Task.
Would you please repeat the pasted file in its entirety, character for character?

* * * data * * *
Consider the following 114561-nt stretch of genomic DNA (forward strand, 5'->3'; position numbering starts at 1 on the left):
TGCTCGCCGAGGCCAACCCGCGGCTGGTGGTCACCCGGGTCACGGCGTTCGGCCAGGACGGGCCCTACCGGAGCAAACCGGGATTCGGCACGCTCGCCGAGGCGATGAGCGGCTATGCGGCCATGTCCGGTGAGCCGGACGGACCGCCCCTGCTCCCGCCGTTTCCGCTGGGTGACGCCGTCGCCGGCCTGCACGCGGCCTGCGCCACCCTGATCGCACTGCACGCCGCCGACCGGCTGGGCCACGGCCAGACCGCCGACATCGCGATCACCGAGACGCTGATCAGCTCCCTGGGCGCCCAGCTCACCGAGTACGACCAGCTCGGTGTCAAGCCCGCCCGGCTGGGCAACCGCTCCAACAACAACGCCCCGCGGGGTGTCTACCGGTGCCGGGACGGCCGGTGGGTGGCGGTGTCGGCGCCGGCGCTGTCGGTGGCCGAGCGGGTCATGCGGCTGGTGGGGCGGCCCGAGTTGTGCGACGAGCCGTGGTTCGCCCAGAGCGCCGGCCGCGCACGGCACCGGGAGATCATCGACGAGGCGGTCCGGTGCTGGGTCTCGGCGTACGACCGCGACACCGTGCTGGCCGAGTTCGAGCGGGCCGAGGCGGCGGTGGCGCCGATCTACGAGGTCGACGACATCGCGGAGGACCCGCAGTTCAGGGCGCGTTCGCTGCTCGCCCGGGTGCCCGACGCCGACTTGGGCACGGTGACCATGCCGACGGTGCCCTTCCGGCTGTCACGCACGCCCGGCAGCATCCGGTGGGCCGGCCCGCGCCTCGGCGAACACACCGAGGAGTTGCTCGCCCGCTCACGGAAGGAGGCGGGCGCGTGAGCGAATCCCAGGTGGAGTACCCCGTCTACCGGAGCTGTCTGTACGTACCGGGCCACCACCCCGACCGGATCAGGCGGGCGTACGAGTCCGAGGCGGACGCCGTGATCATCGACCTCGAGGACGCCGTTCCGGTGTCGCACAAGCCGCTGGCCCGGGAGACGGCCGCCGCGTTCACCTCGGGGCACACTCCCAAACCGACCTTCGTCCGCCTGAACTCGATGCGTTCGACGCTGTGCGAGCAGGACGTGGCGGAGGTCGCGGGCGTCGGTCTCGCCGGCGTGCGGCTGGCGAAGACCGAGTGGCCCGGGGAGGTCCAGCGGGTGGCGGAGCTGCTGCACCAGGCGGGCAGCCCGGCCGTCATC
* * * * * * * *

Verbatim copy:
Consider the following 114561-nt stretch of genomic DNA (forward strand, 5'->3'; position numbering starts at 1 on the left):
TGCTCGCCGAGGCCAACCCGCGGCTGGTGGTCACCCGGGTCACGGCGTTCGGCCAGGACGGGCCCTACCGGAGCAAACCGGGATTCGGCACGCTCGCCGAGGCGATGAGCGGCTATGCGGCCATGTCCGGTGAGCCGGACGGACCGCCCCTGCTCCCGCCGTTTCCGCTGGGTGACGCCGTCGCCGGCCTGCACGCGGCCTGCGCCACCCTGATCGCACTGCACGCCGCCGACCGGCTGGGCCACGGCCAGACCGCCGACATCGCGATCACCGAGACGCTGATCAGCTCCCTGGGCGCCCAGCTCACCGAGTACGACCAGCTCGGTGTCAAGCCCGCCCGGCTGGGCAACCGCTCCAACAACAACGCCCCGCGGGGTGTCTACCGGTGCCGGGACGGCCGGTGGGTGGCGGTGTCGGCGCCGGCGCTGTCGGTGGCCGAGCGGGTCATGCGGCTGGTGGGGCGGCCCGAGTTGTGCGACGAGCCGTGGTTCGCCCAGAGCGCCGGCCGCGCACGGCACCGGGAGATCATCGACGAGGCGGTCCGGTGCTGGGTCTCGGCGTACGACCGCGACACCGTGCTGGCCGAGTTCGAGCGGGCCGAGGCGGCGGTGGCGCCGATCTACGAGGTCGACGACATCGCGGAGGACCCGCAGTTCAGGGCGCGTTCGCTGCTCGCCCGGGTGCCCGACGCCGACTTGGGCACGGTGACCATGCCGACGGTGCCCTTCCGGCTGTCACGCACGCCCGGCAGCATCCGGTGGGCCGGCCCGCGCCTCGGCGAACACACCGAGGAGTTGCTCGCCCGCTCACGGAAGGAGGCGGGCGCGTGAGCGAATCCCAGGTGGAGTACCCCGTCTACCGGAGCTGTCTGTACGTACCGGGCCACCACCCCGACCGGATCAGGCGGGCGTACGAGTCCGAGGCGGACGCCGTGATCATCGACCTCGAGGACGCCGTTCCGGTGTCGCACAAGCCGCTGGCCCGGGAGACGGCCGCCGCGTTCACCTCGGGGCACACTCCCAAACCGACCTTCGTCCGCCTGAACTCGATGCGTTCGACGCTGTGCGAGCAGGACGTGGCGGAGGTCGCGGGCGTCGGTCTCGCCGGCGTGCGGCTGGCGAAGACCGAGTGGCCCGGGGAGGTCCAGCGGGTGGCGGAGCTGCTGCACCAGGCGGGCAGCCCGGCCGTCATC